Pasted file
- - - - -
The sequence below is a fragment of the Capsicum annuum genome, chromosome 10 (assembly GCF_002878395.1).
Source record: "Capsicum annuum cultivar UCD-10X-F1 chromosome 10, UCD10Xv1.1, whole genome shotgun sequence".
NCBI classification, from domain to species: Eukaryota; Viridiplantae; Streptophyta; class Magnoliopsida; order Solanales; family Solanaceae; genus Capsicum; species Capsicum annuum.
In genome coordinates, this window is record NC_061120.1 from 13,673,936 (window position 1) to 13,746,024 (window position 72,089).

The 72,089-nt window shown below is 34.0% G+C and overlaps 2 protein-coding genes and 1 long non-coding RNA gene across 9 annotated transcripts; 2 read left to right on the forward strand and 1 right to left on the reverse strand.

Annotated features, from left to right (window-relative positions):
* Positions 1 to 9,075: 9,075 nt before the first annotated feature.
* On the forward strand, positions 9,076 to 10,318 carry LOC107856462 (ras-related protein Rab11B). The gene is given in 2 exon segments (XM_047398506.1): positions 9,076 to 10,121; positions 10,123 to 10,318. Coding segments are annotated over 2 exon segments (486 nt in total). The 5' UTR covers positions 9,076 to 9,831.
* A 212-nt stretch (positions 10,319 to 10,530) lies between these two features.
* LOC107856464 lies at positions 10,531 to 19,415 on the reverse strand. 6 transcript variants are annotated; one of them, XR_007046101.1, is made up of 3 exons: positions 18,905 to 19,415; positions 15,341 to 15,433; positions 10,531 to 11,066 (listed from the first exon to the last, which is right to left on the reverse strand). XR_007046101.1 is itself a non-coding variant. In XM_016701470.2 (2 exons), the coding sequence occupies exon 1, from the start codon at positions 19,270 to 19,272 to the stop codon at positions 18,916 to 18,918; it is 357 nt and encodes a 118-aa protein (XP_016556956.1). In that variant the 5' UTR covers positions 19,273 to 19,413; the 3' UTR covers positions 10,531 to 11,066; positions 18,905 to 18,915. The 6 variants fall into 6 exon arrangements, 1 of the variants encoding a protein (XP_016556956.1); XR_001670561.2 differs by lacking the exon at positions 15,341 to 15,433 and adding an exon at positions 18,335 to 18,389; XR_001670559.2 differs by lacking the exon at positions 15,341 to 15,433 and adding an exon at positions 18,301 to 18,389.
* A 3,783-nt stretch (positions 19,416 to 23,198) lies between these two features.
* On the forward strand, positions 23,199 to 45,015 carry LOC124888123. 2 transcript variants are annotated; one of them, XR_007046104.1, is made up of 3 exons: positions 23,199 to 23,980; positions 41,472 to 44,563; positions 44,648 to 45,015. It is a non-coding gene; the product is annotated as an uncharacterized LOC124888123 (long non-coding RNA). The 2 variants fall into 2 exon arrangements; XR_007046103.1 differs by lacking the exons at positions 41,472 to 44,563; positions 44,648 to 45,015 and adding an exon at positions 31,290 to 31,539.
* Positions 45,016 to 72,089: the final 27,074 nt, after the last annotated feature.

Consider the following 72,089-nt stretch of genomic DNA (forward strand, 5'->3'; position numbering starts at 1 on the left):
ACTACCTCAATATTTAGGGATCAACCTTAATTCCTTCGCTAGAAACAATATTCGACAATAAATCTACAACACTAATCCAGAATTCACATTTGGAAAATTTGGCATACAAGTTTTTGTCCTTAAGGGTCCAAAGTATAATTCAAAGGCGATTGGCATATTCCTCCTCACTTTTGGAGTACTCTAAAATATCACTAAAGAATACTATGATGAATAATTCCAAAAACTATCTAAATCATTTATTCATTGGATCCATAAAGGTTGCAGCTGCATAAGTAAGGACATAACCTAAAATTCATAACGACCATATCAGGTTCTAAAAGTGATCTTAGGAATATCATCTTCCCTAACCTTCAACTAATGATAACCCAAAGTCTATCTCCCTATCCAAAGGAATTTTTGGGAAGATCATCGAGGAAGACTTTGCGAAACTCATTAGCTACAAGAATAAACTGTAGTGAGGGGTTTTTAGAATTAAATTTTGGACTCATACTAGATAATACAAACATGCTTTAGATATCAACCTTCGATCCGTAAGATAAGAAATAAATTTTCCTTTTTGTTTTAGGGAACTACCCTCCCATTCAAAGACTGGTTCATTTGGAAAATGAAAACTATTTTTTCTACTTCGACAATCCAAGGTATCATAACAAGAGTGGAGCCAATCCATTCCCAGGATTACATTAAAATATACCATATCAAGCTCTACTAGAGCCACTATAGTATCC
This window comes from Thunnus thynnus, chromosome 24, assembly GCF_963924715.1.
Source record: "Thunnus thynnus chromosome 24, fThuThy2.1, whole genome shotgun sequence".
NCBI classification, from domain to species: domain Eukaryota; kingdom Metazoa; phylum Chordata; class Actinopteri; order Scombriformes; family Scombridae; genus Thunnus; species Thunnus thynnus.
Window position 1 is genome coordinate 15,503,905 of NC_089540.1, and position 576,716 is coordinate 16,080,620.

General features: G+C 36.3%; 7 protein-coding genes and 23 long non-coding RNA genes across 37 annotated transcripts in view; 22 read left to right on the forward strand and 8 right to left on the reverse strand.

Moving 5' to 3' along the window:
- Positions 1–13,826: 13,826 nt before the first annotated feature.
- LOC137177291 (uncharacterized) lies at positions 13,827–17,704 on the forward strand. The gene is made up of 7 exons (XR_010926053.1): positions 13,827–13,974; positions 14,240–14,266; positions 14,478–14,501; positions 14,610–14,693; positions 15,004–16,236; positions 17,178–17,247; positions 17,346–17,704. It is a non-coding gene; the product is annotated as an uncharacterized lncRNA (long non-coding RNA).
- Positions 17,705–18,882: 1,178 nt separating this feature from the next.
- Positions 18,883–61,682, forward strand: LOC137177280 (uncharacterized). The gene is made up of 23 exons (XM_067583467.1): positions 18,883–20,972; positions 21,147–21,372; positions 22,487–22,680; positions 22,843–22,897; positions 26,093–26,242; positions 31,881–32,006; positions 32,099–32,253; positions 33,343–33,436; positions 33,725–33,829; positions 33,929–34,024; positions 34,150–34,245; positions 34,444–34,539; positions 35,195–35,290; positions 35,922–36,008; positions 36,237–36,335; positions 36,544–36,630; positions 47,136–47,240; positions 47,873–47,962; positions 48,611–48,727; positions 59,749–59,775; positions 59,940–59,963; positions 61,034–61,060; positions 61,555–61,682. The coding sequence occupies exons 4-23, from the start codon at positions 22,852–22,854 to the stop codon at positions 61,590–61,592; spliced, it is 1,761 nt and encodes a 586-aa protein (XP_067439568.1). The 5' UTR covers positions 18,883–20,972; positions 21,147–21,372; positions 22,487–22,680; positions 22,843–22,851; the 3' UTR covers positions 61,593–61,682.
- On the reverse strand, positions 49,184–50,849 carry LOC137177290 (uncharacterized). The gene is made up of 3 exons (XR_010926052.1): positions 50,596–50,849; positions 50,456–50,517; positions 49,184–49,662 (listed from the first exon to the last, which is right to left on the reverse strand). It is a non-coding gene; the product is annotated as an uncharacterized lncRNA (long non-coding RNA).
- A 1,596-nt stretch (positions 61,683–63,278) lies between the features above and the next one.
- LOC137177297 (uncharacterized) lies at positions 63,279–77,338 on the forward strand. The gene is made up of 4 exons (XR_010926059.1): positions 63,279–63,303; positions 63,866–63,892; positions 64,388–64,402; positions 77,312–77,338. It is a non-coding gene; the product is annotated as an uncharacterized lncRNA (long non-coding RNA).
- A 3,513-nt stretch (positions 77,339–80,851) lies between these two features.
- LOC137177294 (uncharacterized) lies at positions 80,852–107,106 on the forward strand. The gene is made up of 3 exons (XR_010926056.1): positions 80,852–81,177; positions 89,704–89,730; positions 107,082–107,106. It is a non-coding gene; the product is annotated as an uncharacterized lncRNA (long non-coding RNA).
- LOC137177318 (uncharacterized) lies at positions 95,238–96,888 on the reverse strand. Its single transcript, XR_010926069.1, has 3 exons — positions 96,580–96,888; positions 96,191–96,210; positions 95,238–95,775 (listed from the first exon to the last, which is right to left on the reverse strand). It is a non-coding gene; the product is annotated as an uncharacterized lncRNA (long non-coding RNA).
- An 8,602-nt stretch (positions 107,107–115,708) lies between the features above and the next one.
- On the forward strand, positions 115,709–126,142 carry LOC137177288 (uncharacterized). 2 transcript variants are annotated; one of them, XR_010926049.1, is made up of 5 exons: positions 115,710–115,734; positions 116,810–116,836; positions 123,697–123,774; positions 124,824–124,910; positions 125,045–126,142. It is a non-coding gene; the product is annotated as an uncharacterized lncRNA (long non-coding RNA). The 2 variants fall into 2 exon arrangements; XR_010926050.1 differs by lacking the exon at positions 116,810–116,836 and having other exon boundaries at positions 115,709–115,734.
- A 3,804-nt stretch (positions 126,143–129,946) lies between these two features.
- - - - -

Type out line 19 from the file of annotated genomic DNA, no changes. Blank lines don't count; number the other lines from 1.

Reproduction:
Window position 1 is genome coordinate 15,503,905 of NC_089540.1, and position 576,716 is coordinate 16,080,620.